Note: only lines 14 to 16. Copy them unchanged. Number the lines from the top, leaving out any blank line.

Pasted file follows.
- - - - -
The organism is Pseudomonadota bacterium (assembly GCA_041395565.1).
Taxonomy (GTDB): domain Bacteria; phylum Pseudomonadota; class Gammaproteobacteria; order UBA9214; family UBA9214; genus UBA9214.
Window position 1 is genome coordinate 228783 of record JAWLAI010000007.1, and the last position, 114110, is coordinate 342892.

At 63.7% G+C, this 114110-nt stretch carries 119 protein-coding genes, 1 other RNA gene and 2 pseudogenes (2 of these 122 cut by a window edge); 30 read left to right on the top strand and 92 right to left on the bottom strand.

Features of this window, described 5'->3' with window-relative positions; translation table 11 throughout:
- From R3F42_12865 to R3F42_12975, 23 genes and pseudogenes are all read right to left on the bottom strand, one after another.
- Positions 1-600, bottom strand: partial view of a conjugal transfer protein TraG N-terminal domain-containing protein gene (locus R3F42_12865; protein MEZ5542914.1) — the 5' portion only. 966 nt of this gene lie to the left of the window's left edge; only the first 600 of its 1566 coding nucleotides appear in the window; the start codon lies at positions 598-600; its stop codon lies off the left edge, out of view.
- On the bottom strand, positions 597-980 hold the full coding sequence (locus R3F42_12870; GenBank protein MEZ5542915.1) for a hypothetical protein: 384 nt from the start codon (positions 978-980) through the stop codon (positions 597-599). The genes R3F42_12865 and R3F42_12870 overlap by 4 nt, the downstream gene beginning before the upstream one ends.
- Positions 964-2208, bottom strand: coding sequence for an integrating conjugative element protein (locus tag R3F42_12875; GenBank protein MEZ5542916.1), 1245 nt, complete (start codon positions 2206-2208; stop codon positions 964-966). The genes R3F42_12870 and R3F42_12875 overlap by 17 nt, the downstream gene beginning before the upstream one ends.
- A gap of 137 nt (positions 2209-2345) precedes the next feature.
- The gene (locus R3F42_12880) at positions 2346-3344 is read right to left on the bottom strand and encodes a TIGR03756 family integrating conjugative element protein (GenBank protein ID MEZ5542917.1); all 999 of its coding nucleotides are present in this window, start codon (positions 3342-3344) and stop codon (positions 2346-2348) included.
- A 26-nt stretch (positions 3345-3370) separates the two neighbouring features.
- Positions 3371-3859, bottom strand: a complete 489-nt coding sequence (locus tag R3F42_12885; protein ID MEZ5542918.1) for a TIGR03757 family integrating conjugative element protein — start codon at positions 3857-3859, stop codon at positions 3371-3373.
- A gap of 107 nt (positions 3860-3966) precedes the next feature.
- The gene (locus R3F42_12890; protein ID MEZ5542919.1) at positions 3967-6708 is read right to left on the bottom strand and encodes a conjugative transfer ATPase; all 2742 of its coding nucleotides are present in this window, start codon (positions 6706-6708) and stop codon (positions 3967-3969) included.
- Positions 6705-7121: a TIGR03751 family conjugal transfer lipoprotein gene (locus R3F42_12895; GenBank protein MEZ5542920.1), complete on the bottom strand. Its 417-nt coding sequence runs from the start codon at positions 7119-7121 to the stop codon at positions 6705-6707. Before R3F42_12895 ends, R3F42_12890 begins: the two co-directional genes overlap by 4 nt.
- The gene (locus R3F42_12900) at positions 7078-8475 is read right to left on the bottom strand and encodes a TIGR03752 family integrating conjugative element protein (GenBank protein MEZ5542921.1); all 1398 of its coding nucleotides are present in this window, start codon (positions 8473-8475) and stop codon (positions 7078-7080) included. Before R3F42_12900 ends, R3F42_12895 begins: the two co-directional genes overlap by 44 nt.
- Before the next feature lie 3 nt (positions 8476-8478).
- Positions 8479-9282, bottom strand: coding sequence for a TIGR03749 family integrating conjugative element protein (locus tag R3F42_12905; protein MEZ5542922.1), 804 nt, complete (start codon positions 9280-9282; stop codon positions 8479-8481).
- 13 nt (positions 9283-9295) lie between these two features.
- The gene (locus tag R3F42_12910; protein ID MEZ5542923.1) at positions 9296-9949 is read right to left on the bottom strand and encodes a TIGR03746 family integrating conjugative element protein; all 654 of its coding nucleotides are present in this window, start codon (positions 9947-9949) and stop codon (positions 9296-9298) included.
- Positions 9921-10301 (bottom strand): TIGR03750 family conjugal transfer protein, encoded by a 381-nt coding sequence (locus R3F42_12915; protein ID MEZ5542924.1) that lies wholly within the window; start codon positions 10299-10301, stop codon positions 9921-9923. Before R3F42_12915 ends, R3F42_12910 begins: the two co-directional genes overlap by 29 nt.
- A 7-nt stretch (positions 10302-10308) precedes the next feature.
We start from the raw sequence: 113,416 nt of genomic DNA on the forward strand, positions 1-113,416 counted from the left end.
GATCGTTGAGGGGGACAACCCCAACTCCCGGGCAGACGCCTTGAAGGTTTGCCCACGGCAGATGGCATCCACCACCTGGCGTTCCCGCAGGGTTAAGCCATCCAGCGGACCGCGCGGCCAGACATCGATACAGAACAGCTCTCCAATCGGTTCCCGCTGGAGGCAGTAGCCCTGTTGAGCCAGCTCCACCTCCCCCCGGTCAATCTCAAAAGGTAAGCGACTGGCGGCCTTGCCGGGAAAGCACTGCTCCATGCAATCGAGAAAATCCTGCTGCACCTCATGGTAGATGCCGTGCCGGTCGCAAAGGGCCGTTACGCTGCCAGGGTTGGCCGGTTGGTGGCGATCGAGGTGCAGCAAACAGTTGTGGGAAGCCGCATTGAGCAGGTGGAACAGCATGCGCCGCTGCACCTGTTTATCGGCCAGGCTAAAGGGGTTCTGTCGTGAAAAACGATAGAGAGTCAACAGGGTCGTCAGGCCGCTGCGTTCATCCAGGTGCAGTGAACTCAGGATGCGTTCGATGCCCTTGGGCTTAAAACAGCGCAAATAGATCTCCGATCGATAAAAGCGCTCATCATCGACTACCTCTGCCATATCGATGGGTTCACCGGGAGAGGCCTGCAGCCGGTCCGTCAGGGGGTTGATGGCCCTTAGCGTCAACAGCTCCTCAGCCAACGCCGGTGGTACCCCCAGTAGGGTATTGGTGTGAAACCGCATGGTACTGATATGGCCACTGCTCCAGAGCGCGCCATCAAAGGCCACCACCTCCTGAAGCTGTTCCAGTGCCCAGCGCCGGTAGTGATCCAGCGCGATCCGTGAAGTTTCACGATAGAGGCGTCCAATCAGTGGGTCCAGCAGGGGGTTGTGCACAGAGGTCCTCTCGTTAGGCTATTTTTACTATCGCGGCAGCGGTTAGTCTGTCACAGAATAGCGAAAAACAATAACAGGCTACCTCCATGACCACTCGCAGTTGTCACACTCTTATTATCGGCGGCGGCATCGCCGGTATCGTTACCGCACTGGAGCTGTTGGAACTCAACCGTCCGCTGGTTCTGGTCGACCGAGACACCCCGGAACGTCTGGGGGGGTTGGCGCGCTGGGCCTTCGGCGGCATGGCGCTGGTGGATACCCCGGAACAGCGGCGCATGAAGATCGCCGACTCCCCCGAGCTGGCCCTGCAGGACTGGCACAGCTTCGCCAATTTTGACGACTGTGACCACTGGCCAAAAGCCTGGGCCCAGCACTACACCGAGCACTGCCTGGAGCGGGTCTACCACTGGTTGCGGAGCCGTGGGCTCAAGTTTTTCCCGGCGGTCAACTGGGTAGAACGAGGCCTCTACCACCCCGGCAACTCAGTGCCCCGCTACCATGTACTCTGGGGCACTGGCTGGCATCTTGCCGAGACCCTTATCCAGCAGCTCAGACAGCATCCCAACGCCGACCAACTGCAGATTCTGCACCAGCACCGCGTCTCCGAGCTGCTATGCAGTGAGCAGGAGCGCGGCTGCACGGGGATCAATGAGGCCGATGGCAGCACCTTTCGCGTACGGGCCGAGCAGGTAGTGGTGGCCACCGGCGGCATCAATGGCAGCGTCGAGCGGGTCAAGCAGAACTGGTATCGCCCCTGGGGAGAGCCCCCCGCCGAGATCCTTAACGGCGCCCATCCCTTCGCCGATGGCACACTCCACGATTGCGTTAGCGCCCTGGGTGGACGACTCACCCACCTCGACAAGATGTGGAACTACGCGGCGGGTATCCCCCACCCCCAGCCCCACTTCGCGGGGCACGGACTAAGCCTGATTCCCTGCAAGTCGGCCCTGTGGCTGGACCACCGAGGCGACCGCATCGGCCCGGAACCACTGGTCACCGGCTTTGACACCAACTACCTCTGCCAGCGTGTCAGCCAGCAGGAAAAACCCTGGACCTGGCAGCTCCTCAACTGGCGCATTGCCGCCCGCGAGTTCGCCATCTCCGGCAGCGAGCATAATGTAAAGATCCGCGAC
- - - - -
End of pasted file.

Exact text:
- A gap of 107 nt (positions 3860-3966) precedes the next feature.
- The gene (locus R3F42_12890; protein ID MEZ5542919.1) at positions 3967-6708 is read right to left on the bottom strand and encodes a conjugative transfer ATPase; all 2742 of its coding nucleotides are present in this window, start codon (positions 6706-6708) and stop codon (positions 3967-3969) included.
- Positions 6705-7121: a TIGR03751 family conjugal transfer lipoprotein gene (locus R3F42_12895; GenBank protein MEZ5542920.1), complete on the bottom strand. Its 417-nt coding sequence runs from the start codon at positions 7119-7121 to the stop codon at positions 6705-6707. Before R3F42_12895 ends, R3F42_12890 begins: the two co-directional genes overlap by 4 nt.